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John Stamos on His Broadway Run, the Odds of a Full House Reunion, and SATC

John Stamos. Photo: Nicholas Hunt/Patrick McMullan

As the Republican National Convention played out last week, the RNC of 1960 came alive every night on Broadway, in the form of Gore Vidal’s The Best Man. John Stamos joined the cast this summer (replacing Eric McCormack) as the smug, slick Sarah Palin–meets–Rick Santorum candidate Joe Cantwell, who will say anything and stop at nothing to win his party’s nomination, and his portrayal feels particularly timely. The production’s coming to a close on September 9, with a fund-raiser performance on September 7 to benefit Stamos’s favorite charity, Project Cuddle, which helps abandoned babies — the impetus of his hilarious guide to cuddling video. On his rare day off, Stamos chatted with Vulture about his celebrity backstage guests, Full House reunion plans, and what he’d like to do at the Oscars.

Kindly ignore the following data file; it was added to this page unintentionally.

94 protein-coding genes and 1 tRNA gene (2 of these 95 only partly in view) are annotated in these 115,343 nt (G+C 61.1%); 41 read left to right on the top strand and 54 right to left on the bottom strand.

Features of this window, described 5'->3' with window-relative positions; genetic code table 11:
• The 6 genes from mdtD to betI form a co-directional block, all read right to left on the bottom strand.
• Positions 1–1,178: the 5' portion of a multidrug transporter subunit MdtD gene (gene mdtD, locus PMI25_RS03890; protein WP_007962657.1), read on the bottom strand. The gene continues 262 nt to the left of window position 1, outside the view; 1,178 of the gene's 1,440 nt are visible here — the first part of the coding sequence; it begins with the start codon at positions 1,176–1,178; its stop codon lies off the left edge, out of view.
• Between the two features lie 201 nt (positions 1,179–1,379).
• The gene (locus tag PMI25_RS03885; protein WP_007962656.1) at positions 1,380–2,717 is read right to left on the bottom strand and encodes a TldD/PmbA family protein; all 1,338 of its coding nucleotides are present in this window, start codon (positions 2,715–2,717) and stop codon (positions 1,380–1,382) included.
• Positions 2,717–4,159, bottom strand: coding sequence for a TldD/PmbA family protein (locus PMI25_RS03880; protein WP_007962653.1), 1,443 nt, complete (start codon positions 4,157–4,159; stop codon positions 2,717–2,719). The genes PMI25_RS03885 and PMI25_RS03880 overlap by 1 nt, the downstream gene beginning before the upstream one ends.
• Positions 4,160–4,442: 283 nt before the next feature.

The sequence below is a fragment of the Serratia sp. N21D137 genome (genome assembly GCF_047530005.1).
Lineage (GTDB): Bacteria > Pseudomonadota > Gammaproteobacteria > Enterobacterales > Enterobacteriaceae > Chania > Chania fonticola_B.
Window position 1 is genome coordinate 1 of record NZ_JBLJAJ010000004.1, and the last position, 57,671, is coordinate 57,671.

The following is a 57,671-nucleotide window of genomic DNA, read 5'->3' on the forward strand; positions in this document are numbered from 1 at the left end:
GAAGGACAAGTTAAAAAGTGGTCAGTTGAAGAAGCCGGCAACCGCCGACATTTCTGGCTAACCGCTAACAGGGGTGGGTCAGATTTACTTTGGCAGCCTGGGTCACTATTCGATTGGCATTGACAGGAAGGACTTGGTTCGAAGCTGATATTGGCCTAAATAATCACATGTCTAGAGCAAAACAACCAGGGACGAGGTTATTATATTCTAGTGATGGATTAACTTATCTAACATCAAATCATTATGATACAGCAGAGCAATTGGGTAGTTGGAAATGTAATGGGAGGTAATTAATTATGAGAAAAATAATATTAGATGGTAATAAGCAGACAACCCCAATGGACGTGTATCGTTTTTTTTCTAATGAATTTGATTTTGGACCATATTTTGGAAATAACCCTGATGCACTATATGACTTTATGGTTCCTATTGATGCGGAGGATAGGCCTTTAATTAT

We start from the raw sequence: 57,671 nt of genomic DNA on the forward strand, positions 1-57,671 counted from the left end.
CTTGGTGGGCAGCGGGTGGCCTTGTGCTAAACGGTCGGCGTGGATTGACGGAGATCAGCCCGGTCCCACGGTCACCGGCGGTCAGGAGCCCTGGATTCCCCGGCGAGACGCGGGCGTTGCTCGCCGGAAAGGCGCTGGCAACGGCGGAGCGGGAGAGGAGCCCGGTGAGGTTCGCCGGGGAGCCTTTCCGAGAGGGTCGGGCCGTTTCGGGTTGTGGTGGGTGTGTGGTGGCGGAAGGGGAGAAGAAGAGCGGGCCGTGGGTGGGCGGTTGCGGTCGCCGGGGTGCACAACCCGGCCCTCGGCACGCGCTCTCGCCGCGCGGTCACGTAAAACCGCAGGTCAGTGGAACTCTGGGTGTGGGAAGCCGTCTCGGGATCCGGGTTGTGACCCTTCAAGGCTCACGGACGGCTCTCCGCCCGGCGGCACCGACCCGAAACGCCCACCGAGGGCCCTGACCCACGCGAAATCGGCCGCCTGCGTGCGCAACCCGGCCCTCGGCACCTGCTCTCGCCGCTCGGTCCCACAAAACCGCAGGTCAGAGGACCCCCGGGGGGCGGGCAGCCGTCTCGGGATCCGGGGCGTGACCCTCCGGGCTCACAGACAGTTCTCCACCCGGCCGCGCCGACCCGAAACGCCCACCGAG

I just saw your show yesterday …
Why didn’t you come backstage and say, “Hi!”?

Didn’t realize that was an option.
I like to meet people. What was that show where you had the mystery date, and you open the door, and you never know who is going to be there? That’s what my dressing room is like after the show. Like this weekend, I barely got a knock on the door and who was there but Bill O’Reilly and Perez Hilton!

Were they at the show together?